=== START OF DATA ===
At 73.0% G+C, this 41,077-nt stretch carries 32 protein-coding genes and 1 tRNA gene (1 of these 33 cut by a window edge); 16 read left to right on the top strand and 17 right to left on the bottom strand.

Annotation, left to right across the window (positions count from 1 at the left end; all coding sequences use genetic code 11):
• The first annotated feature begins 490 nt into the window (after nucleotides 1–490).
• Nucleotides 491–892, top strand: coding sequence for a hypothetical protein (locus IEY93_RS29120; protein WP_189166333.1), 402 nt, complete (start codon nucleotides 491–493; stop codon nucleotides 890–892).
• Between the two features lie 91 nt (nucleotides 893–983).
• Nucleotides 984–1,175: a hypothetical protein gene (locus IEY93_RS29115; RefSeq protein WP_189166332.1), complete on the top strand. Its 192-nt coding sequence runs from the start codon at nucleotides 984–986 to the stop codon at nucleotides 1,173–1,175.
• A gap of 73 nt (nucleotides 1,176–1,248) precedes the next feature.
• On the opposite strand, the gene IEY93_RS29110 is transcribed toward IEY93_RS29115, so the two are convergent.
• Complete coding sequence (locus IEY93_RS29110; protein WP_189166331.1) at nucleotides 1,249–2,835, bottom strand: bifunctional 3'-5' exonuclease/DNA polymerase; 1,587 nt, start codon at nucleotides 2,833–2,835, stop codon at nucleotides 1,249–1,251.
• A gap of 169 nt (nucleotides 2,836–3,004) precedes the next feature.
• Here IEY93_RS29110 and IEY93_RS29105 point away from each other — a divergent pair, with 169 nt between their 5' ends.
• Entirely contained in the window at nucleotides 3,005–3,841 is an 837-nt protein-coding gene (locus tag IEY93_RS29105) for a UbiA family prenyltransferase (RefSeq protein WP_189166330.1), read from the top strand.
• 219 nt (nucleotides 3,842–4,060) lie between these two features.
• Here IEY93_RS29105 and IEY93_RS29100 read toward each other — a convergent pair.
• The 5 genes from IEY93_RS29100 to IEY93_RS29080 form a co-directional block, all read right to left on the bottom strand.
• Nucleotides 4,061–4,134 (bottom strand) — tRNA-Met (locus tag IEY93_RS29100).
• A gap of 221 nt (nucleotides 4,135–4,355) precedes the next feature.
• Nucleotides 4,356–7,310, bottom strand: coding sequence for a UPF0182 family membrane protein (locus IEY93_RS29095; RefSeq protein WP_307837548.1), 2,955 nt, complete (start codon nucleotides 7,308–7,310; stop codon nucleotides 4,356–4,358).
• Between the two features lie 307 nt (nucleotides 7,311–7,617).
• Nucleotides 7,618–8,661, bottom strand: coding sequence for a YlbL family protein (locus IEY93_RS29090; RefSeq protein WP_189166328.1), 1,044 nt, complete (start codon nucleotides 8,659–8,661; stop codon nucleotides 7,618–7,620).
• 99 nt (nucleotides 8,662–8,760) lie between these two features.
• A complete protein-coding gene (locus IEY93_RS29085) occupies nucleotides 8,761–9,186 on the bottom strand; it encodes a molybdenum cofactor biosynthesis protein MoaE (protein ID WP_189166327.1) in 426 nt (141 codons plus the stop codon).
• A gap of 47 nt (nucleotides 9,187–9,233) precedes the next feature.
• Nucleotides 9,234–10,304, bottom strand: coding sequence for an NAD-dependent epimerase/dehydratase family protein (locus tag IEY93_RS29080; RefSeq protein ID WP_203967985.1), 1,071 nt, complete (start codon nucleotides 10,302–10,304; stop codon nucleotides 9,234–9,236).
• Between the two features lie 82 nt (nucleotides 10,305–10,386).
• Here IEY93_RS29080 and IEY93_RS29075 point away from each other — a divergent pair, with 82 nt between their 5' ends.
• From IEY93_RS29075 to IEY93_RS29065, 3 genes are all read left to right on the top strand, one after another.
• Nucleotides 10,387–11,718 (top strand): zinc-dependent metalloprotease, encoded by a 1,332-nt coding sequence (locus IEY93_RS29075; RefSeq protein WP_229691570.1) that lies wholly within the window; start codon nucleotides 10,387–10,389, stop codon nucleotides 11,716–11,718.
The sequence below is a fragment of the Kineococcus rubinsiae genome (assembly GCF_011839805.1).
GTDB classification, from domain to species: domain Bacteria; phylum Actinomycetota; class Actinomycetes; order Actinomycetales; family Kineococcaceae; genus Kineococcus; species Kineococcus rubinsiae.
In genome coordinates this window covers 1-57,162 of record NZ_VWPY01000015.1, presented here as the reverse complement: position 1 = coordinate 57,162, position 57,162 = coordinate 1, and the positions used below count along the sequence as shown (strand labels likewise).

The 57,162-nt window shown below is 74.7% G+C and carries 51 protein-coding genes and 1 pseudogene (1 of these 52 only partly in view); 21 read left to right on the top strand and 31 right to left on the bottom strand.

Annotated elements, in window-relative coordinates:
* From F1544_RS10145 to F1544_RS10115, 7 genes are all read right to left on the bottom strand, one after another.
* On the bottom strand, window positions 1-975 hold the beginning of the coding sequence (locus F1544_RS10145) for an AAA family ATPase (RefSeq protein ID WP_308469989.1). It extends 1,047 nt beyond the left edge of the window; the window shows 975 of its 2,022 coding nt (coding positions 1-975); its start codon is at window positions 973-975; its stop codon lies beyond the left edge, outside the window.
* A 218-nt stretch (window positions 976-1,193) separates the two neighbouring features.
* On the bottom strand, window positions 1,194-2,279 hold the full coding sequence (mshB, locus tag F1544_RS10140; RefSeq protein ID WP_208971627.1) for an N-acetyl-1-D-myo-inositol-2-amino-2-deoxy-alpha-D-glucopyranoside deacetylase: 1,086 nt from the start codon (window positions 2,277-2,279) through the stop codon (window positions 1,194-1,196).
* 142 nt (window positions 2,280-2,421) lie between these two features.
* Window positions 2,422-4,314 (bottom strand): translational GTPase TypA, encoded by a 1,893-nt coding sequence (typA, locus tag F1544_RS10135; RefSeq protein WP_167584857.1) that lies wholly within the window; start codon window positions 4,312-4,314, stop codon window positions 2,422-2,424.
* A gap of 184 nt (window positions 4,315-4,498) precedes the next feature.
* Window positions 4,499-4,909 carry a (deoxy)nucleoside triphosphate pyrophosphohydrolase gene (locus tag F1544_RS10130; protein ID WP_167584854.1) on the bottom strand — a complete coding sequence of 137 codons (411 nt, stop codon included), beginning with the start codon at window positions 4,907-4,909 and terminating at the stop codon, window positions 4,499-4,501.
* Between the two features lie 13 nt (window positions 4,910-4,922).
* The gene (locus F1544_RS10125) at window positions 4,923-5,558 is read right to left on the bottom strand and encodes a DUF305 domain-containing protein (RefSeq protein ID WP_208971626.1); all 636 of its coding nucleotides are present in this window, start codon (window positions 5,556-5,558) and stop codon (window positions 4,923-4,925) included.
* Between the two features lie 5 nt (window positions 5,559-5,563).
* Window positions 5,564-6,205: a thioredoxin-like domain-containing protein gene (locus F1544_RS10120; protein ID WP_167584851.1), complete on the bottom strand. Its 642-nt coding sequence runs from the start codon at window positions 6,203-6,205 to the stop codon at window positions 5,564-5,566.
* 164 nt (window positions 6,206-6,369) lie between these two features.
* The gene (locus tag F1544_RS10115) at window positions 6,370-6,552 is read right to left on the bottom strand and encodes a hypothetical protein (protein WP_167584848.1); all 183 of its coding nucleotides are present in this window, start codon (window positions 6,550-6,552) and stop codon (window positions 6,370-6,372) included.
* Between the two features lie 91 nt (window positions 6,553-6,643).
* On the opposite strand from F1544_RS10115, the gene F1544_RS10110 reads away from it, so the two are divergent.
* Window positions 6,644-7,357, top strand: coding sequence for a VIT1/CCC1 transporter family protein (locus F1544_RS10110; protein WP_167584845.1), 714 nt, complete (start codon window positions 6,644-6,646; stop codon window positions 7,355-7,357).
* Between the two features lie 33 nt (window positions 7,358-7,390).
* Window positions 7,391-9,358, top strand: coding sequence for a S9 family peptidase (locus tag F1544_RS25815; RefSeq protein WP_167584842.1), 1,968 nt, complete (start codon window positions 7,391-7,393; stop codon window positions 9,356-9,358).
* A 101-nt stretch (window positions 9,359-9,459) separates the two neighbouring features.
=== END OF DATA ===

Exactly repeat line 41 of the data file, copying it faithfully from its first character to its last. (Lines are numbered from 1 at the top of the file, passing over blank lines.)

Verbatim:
* Window positions 4,499-4,909 carry a (deoxy)nucleoside triphosphate pyrophosphohydrolase gene (locus tag F1544_RS10130; protein ID WP_167584854.1) on the bottom strand — a complete coding sequence of 137 codons (411 nt, stop codon included), beginning with the start codon at window positions 4,907-4,909 and terminating at the stop codon, window positions 4,499-4,501.